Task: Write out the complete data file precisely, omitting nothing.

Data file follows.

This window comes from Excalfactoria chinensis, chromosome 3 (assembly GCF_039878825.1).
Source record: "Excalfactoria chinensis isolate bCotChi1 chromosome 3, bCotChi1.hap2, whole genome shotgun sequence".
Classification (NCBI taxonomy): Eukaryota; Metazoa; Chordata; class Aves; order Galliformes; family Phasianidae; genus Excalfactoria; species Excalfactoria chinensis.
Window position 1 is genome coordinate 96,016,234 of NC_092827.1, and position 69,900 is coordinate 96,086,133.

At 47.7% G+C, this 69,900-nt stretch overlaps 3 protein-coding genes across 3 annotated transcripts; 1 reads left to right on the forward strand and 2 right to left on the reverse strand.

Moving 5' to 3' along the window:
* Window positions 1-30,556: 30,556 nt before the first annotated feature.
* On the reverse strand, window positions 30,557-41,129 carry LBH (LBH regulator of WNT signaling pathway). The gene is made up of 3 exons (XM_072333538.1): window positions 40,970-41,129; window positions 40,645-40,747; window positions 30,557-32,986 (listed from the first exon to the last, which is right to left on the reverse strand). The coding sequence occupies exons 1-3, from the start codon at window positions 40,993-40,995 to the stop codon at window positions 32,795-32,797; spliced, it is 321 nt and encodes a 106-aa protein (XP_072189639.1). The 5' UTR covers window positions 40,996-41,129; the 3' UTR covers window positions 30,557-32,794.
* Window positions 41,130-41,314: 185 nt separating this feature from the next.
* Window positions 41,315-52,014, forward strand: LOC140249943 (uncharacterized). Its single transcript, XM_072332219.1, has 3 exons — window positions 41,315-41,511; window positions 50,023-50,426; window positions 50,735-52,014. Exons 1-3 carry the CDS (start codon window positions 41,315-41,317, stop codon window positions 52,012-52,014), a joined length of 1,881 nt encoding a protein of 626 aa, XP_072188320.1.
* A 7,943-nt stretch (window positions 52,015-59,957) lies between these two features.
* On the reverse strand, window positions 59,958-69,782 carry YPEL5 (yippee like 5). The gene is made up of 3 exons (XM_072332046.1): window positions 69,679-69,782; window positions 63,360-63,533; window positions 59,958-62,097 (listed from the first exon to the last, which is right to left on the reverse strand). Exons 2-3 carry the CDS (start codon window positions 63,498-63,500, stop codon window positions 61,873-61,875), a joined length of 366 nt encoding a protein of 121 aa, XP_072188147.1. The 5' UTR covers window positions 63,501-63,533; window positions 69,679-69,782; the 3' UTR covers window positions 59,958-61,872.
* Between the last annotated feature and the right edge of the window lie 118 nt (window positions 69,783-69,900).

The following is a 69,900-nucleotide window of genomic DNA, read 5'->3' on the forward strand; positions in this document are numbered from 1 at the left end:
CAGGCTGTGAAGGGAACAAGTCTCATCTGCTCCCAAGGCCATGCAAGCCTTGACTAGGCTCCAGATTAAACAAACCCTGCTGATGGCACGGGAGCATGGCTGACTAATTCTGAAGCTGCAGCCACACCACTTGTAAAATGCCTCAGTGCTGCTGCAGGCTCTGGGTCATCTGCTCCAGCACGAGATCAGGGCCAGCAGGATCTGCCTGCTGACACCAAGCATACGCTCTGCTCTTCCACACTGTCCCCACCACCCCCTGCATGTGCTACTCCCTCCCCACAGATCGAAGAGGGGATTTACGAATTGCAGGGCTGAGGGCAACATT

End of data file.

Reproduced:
This window comes from Excalfactoria chinensis, chromosome 3 (assembly GCF_039878825.1).
Source record: "Excalfactoria chinensis isolate bCotChi1 chromosome 3, bCotChi1.hap2, whole genome shotgun sequence".
Classification (NCBI taxonomy): Eukaryota; Metazoa; Chordata; class Aves; order Galliformes; family Phasianidae; genus Excalfactoria; species Excalfactoria chinensis.
Window position 1 is genome coordinate 96,016,234 of NC_092827.1, and position 69,900 is coordinate 96,086,133.

At 47.7% G+C, this 69,900-nt stretch overlaps 3 protein-coding genes across 3 annotated transcripts; 1 reads left to right on the forward strand and 2 right to left on the reverse strand.

Moving 5' to 3' along the window:
* Window positions 1-30,556: 30,556 nt before the first annotated feature.
* On the reverse strand, window positions 30,557-41,129 carry LBH (LBH regulator of WNT signaling pathway). The gene is made up of 3 exons (XM_072333538.1): window positions 40,970-41,129; window positions 40,645-40,747; window positions 30,557-32,986 (listed from the first exon to the last, which is right to left on the reverse strand). The coding sequence occupies exons 1-3, from the start codon at window positions 40,993-40,995 to the stop codon at window positions 32,795-32,797; spliced, it is 321 nt and encodes a 106-aa protein (XP_072189639.1). The 5' UTR covers window positions 40,996-41,129; the 3' UTR covers window positions 30,557-32,794.
* Window positions 41,130-41,314: 185 nt separating this feature from the next.
* Window positions 41,315-52,014, forward strand: LOC140249943 (uncharacterized). Its single transcript, XM_072332219.1, has 3 exons — window positions 41,315-41,511; window positions 50,023-50,426; window positions 50,735-52,014. Exons 1-3 carry the CDS (start codon window positions 41,315-41,317, stop codon window positions 52,012-52,014), a joined length of 1,881 nt encoding a protein of 626 aa, XP_072188320.1.
* A 7,943-nt stretch (window positions 52,015-59,957) lies between these two features.
* On the reverse strand, window positions 59,958-69,782 carry YPEL5 (yippee like 5). The gene is made up of 3 exons (XM_072332046.1): window positions 69,679-69,782; window positions 63,360-63,533; window positions 59,958-62,097 (listed from the first exon to the last, which is right to left on the reverse strand). Exons 2-3 carry the CDS (start codon window positions 63,498-63,500, stop codon window positions 61,873-61,875), a joined length of 366 nt encoding a protein of 121 aa, XP_072188147.1. The 5' UTR covers window positions 63,501-63,533; window positions 69,679-69,782; the 3' UTR covers window positions 59,958-61,872.
* Between the last annotated feature and the right edge of the window lie 118 nt (window positions 69,783-69,900).

The following is a 69,900-nucleotide window of genomic DNA, read 5'->3' on the forward strand; positions in this document are numbered from 1 at the left end:
CAGGCTGTGAAGGGAACAAGTCTCATCTGCTCCCAAGGCCATGCAAGCCTTGACTAGGCTCCAGATTAAACAAACCCTGCTGATGGCACGGGAGCATGGCTGACTAATTCTGAAGCTGCAGCCACACCACTTGTAAAATGCCTCAGTGCTGCTGCAGGCTCTGGGTCATCTGCTCCAGCACGAGATCAGGGCCAGCAGGATCTGCCTGCTGACACCAAGCATACGCTCTGCTCTTCCACACTGTCCCCACCACCCCCTGCATGTGCTACTCCCTCCCCACAGATCGAAGAGGGGATTTACGAATTGCAGGGCTGAGGGCAACATT